A Selection of Valuable Resources around AI, AI-Ethics(Human Rights), AI-Regulation(Governance), AI-Auditing, and Explainable AI

AI is such a broad field that it is almost impossible to cover it completely.

In the following, I would like to present a selection of sources that have helped me personally a lot to get a sustainable and holistic view of AI. Especially regarding the ethical implications of AI on society and the economy.

I hope my selection will inspire you as much as it inspired me.

Enjoy Reading

1. Understanding artificial intelligence ethics and safety — A guide for the responsible design and implementation of AI systems in the public sector

If you are seriously interested in AI ethics then this Guide is simply a Must-Read.

by Dr. David Leslie ( The Alan Turing Institute )

“By including a primer on AI ethics with the Guide, we are providing you with the conceptual resources and practical tools that will enable you to steward the responsible design and implementation of AI projects.”

Source: Understanding artificial intelligence ethics and safety

2. A Guide for Ethical Data Science (including an implementation checklist)

by the Royal Statistical Society & Institute and Faculty of Actuaries

“This guide has been developed jointly by the Royal Statistical Society (RSS) Data Science Section and the Institute and Faculty of Actuaries (IFoA) for members working in the area of data science. It is intended to complement existing ethical and professional guidance and is aimed at addressing the ethical and professional challenges of working in a data science setting.”

Contents:

1. Seek to enhance the value of data science for society

2. Avoid harm

3. Applying and maintaining professional competence

4. Seek to preserve or increase trustworthiness

5. Maintain accountability and oversight

Source: A Guide for Ethical Data Science (including an implementation checklist)

3. Explaining decisions made with AI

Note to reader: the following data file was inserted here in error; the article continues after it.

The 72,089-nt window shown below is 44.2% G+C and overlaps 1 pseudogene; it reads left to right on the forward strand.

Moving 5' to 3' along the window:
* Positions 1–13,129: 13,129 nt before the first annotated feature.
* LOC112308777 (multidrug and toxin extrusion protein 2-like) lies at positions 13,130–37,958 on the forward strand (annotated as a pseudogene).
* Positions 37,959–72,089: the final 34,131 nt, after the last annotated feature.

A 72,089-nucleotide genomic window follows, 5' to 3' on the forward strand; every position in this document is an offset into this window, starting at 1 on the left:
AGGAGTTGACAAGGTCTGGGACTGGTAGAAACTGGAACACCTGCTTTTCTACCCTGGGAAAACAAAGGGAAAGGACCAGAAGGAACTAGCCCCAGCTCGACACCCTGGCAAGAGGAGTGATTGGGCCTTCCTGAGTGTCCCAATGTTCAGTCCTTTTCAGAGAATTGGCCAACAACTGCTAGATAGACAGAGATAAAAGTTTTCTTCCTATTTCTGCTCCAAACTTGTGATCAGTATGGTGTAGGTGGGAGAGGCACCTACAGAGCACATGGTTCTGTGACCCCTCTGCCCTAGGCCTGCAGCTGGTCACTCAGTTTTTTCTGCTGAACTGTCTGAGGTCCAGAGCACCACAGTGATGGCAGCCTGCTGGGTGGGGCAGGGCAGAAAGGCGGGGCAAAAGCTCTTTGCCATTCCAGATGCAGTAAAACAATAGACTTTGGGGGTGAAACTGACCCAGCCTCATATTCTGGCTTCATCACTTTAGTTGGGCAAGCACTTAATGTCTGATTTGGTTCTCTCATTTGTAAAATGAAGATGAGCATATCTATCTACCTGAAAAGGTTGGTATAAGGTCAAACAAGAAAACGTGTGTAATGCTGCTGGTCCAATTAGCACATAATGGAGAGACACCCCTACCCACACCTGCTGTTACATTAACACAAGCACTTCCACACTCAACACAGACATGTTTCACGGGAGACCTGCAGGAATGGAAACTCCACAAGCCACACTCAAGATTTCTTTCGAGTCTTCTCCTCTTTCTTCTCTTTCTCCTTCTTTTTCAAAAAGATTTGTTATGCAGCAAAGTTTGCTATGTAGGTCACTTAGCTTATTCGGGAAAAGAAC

by Information Commissioner’s Office and The Alan Turing Institute

🔷 Part I: The basics of explaining AI

🔷 Part II: Explaining AI in practice

🔷 Part III: What explaining AI means for your organisation

This co-badged guidance by the ICO and The Alan Turing Institute aims to give organisations practical advice to help explain the processes, services and decisions delivered or assisted by AI, to the individuals affected by them.

Source: Explaining decisions made with AI

4. A Framework For The Ethical Use Of Advanced Data Science Methods In The Humanitarian Sector

Packed with useful information.

This framework provides action-orientated steps on how to innovate in an ethical, responsible, and practical way.

A collaborative effort between the Data Science Initiative (The Hague) IOM — UN Migration (Displacement Tracking Matrix (DTM)).

Contributors to this Framework:

United Nations OCHA

Berkman Klein Center for Internet & Society at Harvard University,

510 An Initiative of the Netherlands Red Cross

Translators without Borders

World Food Programme

Source: A Framework For The Ethical Use Of Advanced Data Science Methods In The Humanitarian Sector

5. A guide to using artificial intelligence in the public sector

Nice Guide by the GOV.UK

Artificial Intelligence (AI) has the potential to change the way we live and work

Embedding AI across all sectors has the potential to create thousands of jobs and drive economic growth. By one estimate, AI’s contribution to the United Kingdom could be as large as 5% of GDP by 2030.

A number of public sector organisations are already successfully using AI for tasks ranging from fraud detection to answering customer queries

The potential uses for AI in the public sector are significant, but have to be balanced with ethical, fairness and safety considerations.

Source: A guide to using artificial intelligence in the public sector

6. Artificial Intelligence, Human Rights, Democracy, and the Rule of Law

Highly Recommended.

by the Council of Europe and The Alan Turing Institute

(Dr. David Leslie, Dr. Christopher Burr, Dr. Mhairi Aitken, Josh Cowls, Michael Katell, Dr. Michael Katell, Morgan Briggs)

The purpose of this primer, co-produced by The Alan Turing Institute and the Council of Europe, is to introduce the main concepts and principles presented in the CAHAI’s Feasibility Study for a general, non-technical audience. It also aims to provide some background information on the areas of AI innovation, human rights law, technology policy, and compliance mechanisms covered therein. In keeping with the Council of Europe’s commitment to broad multi-stakeholder consultations, outreach, and engagement, this primer has been designed to help facilitate the meaningful and informed participation of an inclusive group of stakeholders as the CAHAI seeks feedback and guidance regarding the essential issues raised by the Feasibility Study.

Source: Artificial Intelligence, Human Rights, Democracy, and the Rule of Law

7. Artificial Intelligence and Children’s Rights

Very important issue!

“Most of the technologies that exist are not made with children in mind.”

Executive Summary Artificial Intelligence and Children’s Rights: This is an executive summary for the research memorandum on artificial intelligence and children’s rights.

by UNICEF and Human Rights Center, UC Berkeley School of Law